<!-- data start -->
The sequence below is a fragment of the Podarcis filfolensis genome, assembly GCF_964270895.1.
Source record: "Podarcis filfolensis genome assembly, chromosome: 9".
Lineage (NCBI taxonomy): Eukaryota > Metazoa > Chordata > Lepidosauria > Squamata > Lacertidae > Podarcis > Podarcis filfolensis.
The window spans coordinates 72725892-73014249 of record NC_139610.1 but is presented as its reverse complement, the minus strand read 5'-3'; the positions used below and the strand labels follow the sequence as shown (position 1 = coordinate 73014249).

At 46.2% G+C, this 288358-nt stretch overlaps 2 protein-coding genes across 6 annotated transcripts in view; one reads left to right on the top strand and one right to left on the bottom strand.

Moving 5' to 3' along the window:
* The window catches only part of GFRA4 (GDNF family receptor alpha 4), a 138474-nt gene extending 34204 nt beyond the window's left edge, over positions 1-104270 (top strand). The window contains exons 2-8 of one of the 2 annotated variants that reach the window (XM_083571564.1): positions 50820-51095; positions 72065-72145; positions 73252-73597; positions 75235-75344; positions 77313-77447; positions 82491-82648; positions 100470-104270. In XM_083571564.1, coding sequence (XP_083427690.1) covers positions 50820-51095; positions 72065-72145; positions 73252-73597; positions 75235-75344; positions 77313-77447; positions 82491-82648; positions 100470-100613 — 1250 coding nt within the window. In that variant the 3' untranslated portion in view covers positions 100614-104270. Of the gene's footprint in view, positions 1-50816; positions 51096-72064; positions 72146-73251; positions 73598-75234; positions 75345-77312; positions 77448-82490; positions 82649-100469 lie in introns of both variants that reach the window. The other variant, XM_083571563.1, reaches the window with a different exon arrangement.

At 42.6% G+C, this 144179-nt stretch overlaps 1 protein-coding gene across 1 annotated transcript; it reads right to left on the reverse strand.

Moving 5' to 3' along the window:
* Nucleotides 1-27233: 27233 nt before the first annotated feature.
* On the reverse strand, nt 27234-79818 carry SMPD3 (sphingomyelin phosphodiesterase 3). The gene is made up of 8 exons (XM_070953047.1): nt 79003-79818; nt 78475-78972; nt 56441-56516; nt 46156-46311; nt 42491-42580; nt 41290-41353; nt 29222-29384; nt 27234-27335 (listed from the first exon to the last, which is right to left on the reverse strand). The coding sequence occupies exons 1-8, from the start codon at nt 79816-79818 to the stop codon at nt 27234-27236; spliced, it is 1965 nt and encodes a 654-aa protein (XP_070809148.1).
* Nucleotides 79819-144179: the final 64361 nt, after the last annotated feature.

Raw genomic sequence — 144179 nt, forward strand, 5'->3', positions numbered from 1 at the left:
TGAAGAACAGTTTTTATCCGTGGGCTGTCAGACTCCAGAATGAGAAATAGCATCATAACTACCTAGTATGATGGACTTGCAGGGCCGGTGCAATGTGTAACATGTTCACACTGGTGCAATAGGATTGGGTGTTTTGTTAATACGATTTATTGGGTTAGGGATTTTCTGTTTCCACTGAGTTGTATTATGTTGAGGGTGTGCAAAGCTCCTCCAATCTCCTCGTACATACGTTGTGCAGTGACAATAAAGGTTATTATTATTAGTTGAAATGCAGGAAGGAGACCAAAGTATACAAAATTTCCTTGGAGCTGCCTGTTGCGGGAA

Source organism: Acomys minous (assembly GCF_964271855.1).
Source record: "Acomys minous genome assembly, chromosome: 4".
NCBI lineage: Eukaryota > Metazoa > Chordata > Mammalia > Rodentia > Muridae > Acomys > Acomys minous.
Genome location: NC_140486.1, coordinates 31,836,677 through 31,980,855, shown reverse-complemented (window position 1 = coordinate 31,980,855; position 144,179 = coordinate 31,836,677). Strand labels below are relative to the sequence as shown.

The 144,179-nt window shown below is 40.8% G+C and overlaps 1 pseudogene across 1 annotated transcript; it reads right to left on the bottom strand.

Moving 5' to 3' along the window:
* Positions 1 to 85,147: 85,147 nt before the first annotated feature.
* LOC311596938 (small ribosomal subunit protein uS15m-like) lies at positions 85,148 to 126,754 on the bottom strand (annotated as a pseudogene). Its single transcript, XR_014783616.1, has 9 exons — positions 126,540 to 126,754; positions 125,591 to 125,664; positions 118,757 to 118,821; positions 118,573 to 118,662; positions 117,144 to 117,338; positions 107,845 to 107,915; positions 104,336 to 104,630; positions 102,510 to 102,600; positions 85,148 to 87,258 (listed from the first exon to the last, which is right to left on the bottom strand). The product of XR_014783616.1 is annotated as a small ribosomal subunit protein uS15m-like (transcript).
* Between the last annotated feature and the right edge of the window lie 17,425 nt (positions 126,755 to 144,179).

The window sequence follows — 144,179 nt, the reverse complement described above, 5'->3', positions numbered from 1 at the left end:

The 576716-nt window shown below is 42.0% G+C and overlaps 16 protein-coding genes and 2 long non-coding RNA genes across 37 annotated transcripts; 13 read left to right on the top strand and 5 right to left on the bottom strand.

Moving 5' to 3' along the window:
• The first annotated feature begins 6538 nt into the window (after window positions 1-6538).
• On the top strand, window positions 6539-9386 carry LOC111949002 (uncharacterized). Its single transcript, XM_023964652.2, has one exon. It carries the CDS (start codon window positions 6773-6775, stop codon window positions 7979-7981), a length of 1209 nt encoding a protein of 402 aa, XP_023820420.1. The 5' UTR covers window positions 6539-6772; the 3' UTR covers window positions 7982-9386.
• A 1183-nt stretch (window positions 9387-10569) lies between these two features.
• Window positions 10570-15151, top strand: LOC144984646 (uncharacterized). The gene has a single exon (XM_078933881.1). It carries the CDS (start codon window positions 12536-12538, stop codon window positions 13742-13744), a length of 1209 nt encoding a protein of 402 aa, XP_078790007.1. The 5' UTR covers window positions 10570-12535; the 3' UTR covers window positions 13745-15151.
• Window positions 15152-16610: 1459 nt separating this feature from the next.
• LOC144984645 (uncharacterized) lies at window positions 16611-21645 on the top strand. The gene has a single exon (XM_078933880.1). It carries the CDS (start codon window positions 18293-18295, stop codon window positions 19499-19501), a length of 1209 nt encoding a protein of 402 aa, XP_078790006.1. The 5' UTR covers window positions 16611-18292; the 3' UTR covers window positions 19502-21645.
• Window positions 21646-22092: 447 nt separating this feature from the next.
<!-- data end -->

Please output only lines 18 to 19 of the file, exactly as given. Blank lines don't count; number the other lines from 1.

Genome location: NC_140486.1, coordinates 31,836,677 through 31,980,855, shown reverse-complemented (window position 1 = coordinate 31,980,855; position 144,179 = coordinate 31,836,677). Strand labels below are relative to the sequence as shown.

The 144,179-nt window shown below is 40.8% G+C and overlaps 1 pseudogene across 1 annotated transcript; it reads right to left on the bottom strand.